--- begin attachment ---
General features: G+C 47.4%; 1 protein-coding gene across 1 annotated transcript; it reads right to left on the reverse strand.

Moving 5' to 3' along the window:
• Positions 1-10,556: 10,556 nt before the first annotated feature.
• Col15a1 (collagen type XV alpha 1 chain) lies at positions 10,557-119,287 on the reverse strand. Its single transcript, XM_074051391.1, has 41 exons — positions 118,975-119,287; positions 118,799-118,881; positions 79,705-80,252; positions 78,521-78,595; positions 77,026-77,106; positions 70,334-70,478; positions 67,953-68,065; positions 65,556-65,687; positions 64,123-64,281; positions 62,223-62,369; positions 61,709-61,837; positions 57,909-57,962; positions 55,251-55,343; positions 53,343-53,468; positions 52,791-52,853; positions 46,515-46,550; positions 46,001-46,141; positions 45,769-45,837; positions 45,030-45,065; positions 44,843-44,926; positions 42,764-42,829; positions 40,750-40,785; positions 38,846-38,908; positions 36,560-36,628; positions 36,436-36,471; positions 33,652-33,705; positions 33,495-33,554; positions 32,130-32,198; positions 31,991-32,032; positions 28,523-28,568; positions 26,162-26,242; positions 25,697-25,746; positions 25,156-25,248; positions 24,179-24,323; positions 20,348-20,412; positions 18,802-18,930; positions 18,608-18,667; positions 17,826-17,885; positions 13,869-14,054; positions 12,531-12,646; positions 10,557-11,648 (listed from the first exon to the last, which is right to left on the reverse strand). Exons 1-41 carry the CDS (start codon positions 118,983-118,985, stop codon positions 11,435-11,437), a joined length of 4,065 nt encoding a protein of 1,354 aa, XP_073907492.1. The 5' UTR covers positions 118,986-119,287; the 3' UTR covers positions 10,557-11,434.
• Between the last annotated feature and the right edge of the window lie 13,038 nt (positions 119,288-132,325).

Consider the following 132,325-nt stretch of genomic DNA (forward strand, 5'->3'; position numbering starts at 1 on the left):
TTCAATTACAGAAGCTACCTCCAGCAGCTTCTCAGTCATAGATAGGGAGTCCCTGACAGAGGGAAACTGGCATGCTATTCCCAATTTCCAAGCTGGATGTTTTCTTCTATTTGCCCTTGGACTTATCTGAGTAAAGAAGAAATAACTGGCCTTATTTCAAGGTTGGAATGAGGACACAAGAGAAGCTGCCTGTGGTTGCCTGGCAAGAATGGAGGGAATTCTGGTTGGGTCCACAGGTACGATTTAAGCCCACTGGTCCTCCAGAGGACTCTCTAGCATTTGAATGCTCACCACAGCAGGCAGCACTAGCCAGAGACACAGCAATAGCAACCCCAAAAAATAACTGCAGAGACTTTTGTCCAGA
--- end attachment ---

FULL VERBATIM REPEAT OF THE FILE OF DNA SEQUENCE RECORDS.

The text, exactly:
General features: G+C 47.4%; 1 protein-coding gene across 1 annotated transcript; it reads right to left on the reverse strand.

Moving 5' to 3' along the window:
• Positions 1-10,556: 10,556 nt before the first annotated feature.
• Col15a1 (collagen type XV alpha 1 chain) lies at positions 10,557-119,287 on the reverse strand. Its single transcript, XM_074051391.1, has 41 exons — positions 118,975-119,287; positions 118,799-118,881; positions 79,705-80,252; positions 78,521-78,595; positions 77,026-77,106; positions 70,334-70,478; positions 67,953-68,065; positions 65,556-65,687; positions 64,123-64,281; positions 62,223-62,369; positions 61,709-61,837; positions 57,909-57,962; positions 55,251-55,343; positions 53,343-53,468; positions 52,791-52,853; positions 46,515-46,550; positions 46,001-46,141; positions 45,769-45,837; positions 45,030-45,065; positions 44,843-44,926; positions 42,764-42,829; positions 40,750-40,785; positions 38,846-38,908; positions 36,560-36,628; positions 36,436-36,471; positions 33,652-33,705; positions 33,495-33,554; positions 32,130-32,198; positions 31,991-32,032; positions 28,523-28,568; positions 26,162-26,242; positions 25,697-25,746; positions 25,156-25,248; positions 24,179-24,323; positions 20,348-20,412; positions 18,802-18,930; positions 18,608-18,667; positions 17,826-17,885; positions 13,869-14,054; positions 12,531-12,646; positions 10,557-11,648 (listed from the first exon to the last, which is right to left on the reverse strand). Exons 1-41 carry the CDS (start codon positions 118,983-118,985, stop codon positions 11,435-11,437), a joined length of 4,065 nt encoding a protein of 1,354 aa, XP_073907492.1. The 5' UTR covers positions 118,986-119,287; the 3' UTR covers positions 10,557-11,434.
• Between the last annotated feature and the right edge of the window lie 13,038 nt (positions 119,288-132,325).

Consider the following 132,325-nt stretch of genomic DNA (forward strand, 5'->3'; position numbering starts at 1 on the left):
TTCAATTACAGAAGCTACCTCCAGCAGCTTCTCAGTCATAGATAGGGAGTCCCTGACAGAGGGAAACTGGCATGCTATTCCCAATTTCCAAGCTGGATGTTTTCTTCTATTTGCCCTTGGACTTATCTGAGTAAAGAAGAAATAACTGGCCTTATTTCAAGGTTGGAATGAGGACACAAGAGAAGCTGCCTGTGGTTGCCTGGCAAGAATGGAGGGAATTCTGGTTGGGTCCACAGGTACGATTTAAGCCCACTGGTCCTCCAGAGGACTCTCTAGCATTTGAATGCTCACCACAGCAGGCAGCACTAGCCAGAGACACAGCAATAGCAACCCCAAAAAATAACTGCAGAGACTTTTGTCCAGA